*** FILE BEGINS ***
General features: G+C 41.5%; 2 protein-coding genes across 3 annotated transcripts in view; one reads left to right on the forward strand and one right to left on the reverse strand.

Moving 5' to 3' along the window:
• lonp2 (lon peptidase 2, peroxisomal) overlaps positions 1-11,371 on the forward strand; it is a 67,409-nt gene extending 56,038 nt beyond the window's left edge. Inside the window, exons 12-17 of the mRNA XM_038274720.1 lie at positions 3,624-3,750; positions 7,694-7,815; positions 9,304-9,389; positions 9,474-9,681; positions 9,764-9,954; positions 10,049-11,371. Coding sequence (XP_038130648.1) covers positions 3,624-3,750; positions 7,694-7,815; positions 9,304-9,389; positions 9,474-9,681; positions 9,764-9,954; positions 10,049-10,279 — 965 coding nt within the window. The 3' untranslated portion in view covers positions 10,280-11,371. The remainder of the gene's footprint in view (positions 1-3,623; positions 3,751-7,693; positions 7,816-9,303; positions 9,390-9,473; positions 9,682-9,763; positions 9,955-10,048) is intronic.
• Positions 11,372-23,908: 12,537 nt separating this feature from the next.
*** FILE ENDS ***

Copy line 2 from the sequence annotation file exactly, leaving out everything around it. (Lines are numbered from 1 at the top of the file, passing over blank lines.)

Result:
Moving 5' to 3' along the window: